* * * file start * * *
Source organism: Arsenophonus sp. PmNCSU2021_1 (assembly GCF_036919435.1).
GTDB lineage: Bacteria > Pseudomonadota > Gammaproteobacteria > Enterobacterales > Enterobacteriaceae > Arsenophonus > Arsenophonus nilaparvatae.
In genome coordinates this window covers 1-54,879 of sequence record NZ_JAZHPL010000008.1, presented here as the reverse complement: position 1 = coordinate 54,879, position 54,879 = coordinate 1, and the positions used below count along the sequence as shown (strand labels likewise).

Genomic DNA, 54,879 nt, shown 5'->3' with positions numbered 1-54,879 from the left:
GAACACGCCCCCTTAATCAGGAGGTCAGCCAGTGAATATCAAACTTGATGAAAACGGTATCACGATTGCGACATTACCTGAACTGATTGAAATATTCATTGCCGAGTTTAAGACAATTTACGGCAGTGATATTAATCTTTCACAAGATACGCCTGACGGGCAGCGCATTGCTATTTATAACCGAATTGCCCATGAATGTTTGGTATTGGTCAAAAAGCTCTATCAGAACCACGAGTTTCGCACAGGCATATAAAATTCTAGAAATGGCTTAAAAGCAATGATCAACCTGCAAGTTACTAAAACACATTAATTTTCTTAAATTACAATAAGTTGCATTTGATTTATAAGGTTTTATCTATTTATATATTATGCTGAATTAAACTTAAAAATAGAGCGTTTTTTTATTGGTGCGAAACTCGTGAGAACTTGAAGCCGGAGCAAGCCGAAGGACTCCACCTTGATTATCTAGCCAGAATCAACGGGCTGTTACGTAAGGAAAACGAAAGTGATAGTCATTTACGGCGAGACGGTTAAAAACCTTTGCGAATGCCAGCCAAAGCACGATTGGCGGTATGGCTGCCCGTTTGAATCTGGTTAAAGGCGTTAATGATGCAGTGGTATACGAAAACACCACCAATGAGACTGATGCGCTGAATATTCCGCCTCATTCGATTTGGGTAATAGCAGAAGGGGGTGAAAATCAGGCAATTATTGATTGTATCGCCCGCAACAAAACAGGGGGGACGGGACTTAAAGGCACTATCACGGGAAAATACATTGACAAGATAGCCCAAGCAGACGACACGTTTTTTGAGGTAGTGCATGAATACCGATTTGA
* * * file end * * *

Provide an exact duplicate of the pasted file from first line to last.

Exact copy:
Source organism: Arsenophonus sp. PmNCSU2021_1 (assembly GCF_036919435.1).
GTDB lineage: Bacteria > Pseudomonadota > Gammaproteobacteria > Enterobacterales > Enterobacteriaceae > Arsenophonus > Arsenophonus nilaparvatae.
In genome coordinates this window covers 1-54,879 of sequence record NZ_JAZHPL010000008.1, presented here as the reverse complement: position 1 = coordinate 54,879, position 54,879 = coordinate 1, and the positions used below count along the sequence as shown (strand labels likewise).

Genomic DNA, 54,879 nt, shown 5'->3' with positions numbered 1-54,879 from the left:
GAACACGCCCCCTTAATCAGGAGGTCAGCCAGTGAATATCAAACTTGATGAAAACGGTATCACGATTGCGACATTACCTGAACTGATTGAAATATTCATTGCCGAGTTTAAGACAATTTACGGCAGTGATATTAATCTTTCACAAGATACGCCTGACGGGCAGCGCATTGCTATTTATAACCGAATTGCCCATGAATGTTTGGTATTGGTCAAAAAGCTCTATCAGAACCACGAGTTTCGCACAGGCATATAAAATTCTAGAAATGGCTTAAAAGCAATGATCAACCTGCAAGTTACTAAAACACATTAATTTTCTTAAATTACAATAAGTTGCATTTGATTTATAAGGTTTTATCTATTTATATATTATGCTGAATTAAACTTAAAAATAGAGCGTTTTTTTATTGGTGCGAAACTCGTGAGAACTTGAAGCCGGAGCAAGCCGAAGGACTCCACCTTGATTATCTAGCCAGAATCAACGGGCTGTTACGTAAGGAAAACGAAAGTGATAGTCATTTACGGCGAGACGGTTAAAAACCTTTGCGAATGCCAGCCAAAGCACGATTGGCGGTATGGCTGCCCGTTTGAATCTGGTTAAAGGCGTTAATGATGCAGTGGTATACGAAAACACCACCAATGAGACTGATGCGCTGAATATTCCGCCTCATTCGATTTGGGTAATAGCAGAAGGGGGTGAAAATCAGGCAATTATTGATTGTATCGCCCGCAACAAAACAGGGGGGACGGGACTTAAAGGCACTATCACGGGAAAATACATTGACAAGATAGCCCAAGCAGACGACACGTTTTTTGAGGTAGTGCATGAATACCGATTTGA